It appears that Germany no longer hates nuclear power, and will postpone the forthcoming closure of its remaining power plants amid an energy crisis that is becoming embedded into Europe’s economy as the war in Ukraine rages on.
In what could only have been a myopic impediment in failing to see that Europe’s energy policy is indeed, headed straight into a proverbial iceberg come winter, Germany has finally realized that building new LNG terminals is not going to solve anything in the short-run, and that the three remaining nuclear power plants are the only hope the country has in averting a full-blown energy shortage in just a few short months.
With Russia reducing natural gas shipments via Nord Stream 1 over various filibuster reasons, Berlin has allegedly decided to do a complete U-turn on its so-called green energy policy, which since the early 2000’s politically dictated a phase-out of nuclear power in the country. According to the Wall Street Journal which cited people familiar with the matter, German government officials have decided to temporarily delay the closure of the power plants, which were slated for phase-out come December 31.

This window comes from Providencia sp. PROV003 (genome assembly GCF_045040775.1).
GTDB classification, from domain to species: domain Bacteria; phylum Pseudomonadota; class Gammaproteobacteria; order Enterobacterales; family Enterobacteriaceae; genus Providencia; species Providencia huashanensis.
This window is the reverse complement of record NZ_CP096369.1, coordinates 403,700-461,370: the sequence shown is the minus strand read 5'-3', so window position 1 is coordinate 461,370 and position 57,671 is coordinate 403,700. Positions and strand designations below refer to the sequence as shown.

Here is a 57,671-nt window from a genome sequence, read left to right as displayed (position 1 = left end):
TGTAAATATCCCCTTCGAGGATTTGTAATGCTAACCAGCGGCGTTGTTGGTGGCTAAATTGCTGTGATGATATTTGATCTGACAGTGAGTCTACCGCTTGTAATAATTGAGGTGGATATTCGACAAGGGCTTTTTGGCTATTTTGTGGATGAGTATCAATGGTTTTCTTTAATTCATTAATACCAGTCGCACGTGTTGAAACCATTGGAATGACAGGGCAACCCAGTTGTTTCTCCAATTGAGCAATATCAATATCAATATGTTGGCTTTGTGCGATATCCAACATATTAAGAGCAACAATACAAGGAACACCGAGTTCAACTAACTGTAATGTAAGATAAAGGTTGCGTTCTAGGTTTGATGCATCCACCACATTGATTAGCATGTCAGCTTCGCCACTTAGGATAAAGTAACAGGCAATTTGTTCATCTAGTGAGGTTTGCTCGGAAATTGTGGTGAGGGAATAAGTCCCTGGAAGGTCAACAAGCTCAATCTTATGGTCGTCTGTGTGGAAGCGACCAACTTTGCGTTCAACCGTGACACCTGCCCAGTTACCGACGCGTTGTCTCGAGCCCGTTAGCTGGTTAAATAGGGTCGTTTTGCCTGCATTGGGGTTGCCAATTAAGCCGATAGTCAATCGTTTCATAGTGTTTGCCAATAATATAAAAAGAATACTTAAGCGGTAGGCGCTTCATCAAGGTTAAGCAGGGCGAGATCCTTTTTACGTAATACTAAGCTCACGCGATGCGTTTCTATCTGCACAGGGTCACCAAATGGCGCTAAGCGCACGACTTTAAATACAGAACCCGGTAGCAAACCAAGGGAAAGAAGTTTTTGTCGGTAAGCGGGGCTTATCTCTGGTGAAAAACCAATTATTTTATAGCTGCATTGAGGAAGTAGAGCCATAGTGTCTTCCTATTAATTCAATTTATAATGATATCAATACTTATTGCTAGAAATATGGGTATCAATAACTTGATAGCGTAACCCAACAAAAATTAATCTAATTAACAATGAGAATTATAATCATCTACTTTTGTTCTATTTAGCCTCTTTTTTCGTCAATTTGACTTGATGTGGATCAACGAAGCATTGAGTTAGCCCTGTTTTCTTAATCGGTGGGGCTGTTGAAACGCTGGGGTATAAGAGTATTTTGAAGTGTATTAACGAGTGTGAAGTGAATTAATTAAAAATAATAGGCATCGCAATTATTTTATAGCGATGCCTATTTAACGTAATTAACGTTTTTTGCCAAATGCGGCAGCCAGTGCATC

The move has yet to be formally acknowledged by Chancellor Olaf Scholz, and will likely have to undergo a vote by parliament officials. Moreover, the cabinet decision will also await the outcome of a recent assessment commissioned by Germany’s economic minister Robert Habeck, which will determine if two key conditions have been met: the country will face natural gas shortages, and extending the lifespan of the power plants will not pose a risk to public safety. “The reactors are safe until Dec. 31, and obviously they will remain safe also after Dec. 31,” a government official acknowledged.
But, before we get too ahead of ourselves, let’s not forget that drafting the right kind of energy policy in times of crisis is not an easy task. According to media reports, a German economy ministry spokesperson refuted the Wall Street Journal’s claims that its nuclear facilities will remain operational past the December 31 deadline, instead announcing the report “lacks any factual basis.”
Well, regardless of whatever decisions government officials are making with respect to Germany’s energy future, one thing is for certain: winter will be cold without adequate gas shipments from Russia, and will be even colder without a sustainable and reliable energy policy.
Information for this briefing was found via the WSJ. The author has no securities or affiliations related to this organization. Not a recommendation to buy or sell. Always do additional research and consult a professional before purchasing a security. The author holds no licenses.